With the cases' discussions in the <strong>CLASSROOM</strong>, each student
    will develop:
</p>
<p>
    1. The ability to set the parameters for the problem (key concepts from the
    case).
</p>
<p>
    2. A depth of knowledge about the case subject (understanding of material,
    excellent response to the observations of others).
</p>
<p>
    3. The ability to tie in the case with other course concepts.
</p>
<p>
    4. The ability to get others involved in the discussion.
</p>
<p>
    To adequately discuss the cases, students do:
</p>
<p>
    · Be prepared with facts and specific quotes from the case.
</p>
<p>
    · Be prepared to comment, ask a question, or develop ideas about the case.
</p>
<p>
    During the discussion, students do:
</p>
<p>
    · Take a position on a question or a point.
</p>
<ul>
    <li>
        Ask clarifying questions.
    </li>
</ul>
<p>
    · Help keep the discussion moving and on track.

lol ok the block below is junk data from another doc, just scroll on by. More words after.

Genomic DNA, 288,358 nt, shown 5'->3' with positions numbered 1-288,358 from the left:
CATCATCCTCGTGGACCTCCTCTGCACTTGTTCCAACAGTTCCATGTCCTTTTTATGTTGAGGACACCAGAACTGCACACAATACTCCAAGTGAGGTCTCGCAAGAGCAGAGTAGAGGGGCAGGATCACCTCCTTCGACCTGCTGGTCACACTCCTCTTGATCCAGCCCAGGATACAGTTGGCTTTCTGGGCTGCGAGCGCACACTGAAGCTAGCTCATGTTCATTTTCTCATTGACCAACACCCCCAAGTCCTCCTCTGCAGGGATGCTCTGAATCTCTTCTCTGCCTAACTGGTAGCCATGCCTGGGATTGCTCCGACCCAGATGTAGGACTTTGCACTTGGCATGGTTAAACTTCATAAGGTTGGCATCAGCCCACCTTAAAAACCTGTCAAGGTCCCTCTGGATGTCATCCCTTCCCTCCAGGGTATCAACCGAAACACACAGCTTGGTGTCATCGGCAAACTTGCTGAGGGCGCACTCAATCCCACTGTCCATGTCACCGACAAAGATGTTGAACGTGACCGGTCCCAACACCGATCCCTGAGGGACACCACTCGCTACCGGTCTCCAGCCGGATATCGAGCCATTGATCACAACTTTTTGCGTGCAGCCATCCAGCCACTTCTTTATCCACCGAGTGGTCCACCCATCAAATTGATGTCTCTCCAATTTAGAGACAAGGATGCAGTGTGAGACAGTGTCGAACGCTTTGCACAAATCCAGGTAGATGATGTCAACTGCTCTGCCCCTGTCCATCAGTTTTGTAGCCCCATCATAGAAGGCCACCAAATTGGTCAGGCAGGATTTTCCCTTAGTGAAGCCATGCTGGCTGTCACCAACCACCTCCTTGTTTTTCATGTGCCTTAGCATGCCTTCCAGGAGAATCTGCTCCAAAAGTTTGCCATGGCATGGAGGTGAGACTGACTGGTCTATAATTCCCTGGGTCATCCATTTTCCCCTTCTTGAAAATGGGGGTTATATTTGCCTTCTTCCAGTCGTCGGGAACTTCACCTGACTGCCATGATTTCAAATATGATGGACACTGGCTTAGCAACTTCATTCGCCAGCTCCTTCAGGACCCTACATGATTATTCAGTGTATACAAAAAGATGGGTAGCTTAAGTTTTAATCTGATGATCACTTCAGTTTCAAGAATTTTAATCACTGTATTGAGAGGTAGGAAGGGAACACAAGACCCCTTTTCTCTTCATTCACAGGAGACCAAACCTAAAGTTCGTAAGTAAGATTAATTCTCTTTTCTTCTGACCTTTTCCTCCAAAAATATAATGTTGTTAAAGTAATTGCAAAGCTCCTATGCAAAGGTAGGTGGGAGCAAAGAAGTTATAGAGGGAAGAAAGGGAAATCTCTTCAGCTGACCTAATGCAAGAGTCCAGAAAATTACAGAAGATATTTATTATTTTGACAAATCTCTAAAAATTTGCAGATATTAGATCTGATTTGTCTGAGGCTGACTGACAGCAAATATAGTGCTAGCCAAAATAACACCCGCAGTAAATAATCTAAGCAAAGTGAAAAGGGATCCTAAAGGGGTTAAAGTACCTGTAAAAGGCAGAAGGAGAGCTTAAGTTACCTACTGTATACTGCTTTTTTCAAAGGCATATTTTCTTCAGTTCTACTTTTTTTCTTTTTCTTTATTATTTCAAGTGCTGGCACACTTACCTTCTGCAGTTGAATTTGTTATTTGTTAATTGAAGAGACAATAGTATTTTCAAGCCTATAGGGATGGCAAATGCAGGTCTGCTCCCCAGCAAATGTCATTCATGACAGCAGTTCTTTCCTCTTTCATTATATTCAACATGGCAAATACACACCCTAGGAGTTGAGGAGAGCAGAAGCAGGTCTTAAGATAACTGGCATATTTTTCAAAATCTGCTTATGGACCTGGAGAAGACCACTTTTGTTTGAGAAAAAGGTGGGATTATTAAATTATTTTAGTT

</p>
<p>
    · Help draw others into the discussion.
</p>
<p>
    · Integrate theories and content from other cases.
</p>
<p>
    During the discussion, students do not:
</p>
<p>
    · Be unprepared and show your lack of knowledge.
</p>
<ul>
    <li>
        Monopolize the discussion.
    </li>
    <li>
        Make irrelevant comments.
    </li>
</ul>
<p>
    · Be insensitive to other's desire to speak or to their opinions.
</p>
<p>
All the regular attending students are kindly invited to build up    <strong>workgroups (MINIMUM 3 PERSONS – MAXIMUM 5 PERSONS)</strong>. Each
    workgroup should prepare a PowerPoint presentation for each case. Into the